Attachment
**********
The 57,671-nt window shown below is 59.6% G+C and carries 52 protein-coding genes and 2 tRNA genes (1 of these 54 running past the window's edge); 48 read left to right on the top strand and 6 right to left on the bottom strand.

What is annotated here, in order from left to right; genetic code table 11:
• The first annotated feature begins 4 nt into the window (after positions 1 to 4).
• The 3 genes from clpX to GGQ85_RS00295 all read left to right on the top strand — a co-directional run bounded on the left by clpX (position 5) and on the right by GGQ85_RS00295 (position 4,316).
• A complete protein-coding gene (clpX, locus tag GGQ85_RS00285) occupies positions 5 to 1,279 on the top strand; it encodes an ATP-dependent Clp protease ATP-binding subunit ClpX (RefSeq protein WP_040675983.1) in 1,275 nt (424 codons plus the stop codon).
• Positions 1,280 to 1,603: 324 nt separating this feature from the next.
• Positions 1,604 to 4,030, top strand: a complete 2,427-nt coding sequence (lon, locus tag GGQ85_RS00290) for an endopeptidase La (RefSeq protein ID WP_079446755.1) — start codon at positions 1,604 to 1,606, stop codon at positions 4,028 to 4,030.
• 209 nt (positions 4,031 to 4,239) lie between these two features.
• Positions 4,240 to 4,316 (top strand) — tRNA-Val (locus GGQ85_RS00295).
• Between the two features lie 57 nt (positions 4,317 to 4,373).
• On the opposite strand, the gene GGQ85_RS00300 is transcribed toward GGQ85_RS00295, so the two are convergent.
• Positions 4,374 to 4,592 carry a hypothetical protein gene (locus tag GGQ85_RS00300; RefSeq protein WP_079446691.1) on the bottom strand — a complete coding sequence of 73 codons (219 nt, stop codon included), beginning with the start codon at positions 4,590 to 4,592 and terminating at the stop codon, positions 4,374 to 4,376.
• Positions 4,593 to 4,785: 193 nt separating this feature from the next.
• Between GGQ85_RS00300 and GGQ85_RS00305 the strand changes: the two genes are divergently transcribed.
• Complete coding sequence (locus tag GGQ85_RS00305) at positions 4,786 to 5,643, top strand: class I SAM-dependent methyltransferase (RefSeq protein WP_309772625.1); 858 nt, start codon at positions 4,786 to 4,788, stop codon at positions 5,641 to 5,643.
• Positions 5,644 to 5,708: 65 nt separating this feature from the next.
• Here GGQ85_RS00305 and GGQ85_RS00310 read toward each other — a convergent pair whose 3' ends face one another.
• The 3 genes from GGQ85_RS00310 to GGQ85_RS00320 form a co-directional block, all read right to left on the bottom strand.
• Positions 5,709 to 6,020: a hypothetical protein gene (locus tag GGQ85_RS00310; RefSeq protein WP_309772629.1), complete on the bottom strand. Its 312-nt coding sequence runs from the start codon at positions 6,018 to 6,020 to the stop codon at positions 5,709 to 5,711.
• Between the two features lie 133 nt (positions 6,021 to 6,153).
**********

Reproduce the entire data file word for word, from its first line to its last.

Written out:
The 57,671-nt window shown below is 59.6% G+C and carries 52 protein-coding genes and 2 tRNA genes (1 of these 54 running past the window's edge); 48 read left to right on the top strand and 6 right to left on the bottom strand.

What is annotated here, in order from left to right; genetic code table 11:
• The first annotated feature begins 4 nt into the window (after positions 1 to 4).
• The 3 genes from clpX to GGQ85_RS00295 all read left to right on the top strand — a co-directional run bounded on the left by clpX (position 5) and on the right by GGQ85_RS00295 (position 4,316).
• A complete protein-coding gene (clpX, locus tag GGQ85_RS00285) occupies positions 5 to 1,279 on the top strand; it encodes an ATP-dependent Clp protease ATP-binding subunit ClpX (RefSeq protein WP_040675983.1) in 1,275 nt (424 codons plus the stop codon).
• Positions 1,280 to 1,603: 324 nt separating this feature from the next.
• Positions 1,604 to 4,030, top strand: a complete 2,427-nt coding sequence (lon, locus tag GGQ85_RS00290) for an endopeptidase La (RefSeq protein ID WP_079446755.1) — start codon at positions 1,604 to 1,606, stop codon at positions 4,028 to 4,030.
• 209 nt (positions 4,031 to 4,239) lie between these two features.
• Positions 4,240 to 4,316 (top strand) — tRNA-Val (locus GGQ85_RS00295).
• Between the two features lie 57 nt (positions 4,317 to 4,373).
• On the opposite strand, the gene GGQ85_RS00300 is transcribed toward GGQ85_RS00295, so the two are convergent.
• Positions 4,374 to 4,592 carry a hypothetical protein gene (locus tag GGQ85_RS00300; RefSeq protein WP_079446691.1) on the bottom strand — a complete coding sequence of 73 codons (219 nt, stop codon included), beginning with the start codon at positions 4,590 to 4,592 and terminating at the stop codon, positions 4,374 to 4,376.
• Positions 4,593 to 4,785: 193 nt separating this feature from the next.
• Between GGQ85_RS00300 and GGQ85_RS00305 the strand changes: the two genes are divergently transcribed.
• Complete coding sequence (locus tag GGQ85_RS00305) at positions 4,786 to 5,643, top strand: class I SAM-dependent methyltransferase (RefSeq protein WP_309772625.1); 858 nt, start codon at positions 4,786 to 4,788, stop codon at positions 5,641 to 5,643.
• Positions 5,644 to 5,708: 65 nt separating this feature from the next.
• Here GGQ85_RS00305 and GGQ85_RS00310 read toward each other — a convergent pair whose 3' ends face one another.
• The 3 genes from GGQ85_RS00310 to GGQ85_RS00320 form a co-directional block, all read right to left on the bottom strand.
• Positions 5,709 to 6,020: a hypothetical protein gene (locus tag GGQ85_RS00310; RefSeq protein WP_309772629.1), complete on the bottom strand. Its 312-nt coding sequence runs from the start codon at positions 6,018 to 6,020 to the stop codon at positions 5,709 to 5,711.
• Between the two features lie 133 nt (positions 6,021 to 6,153).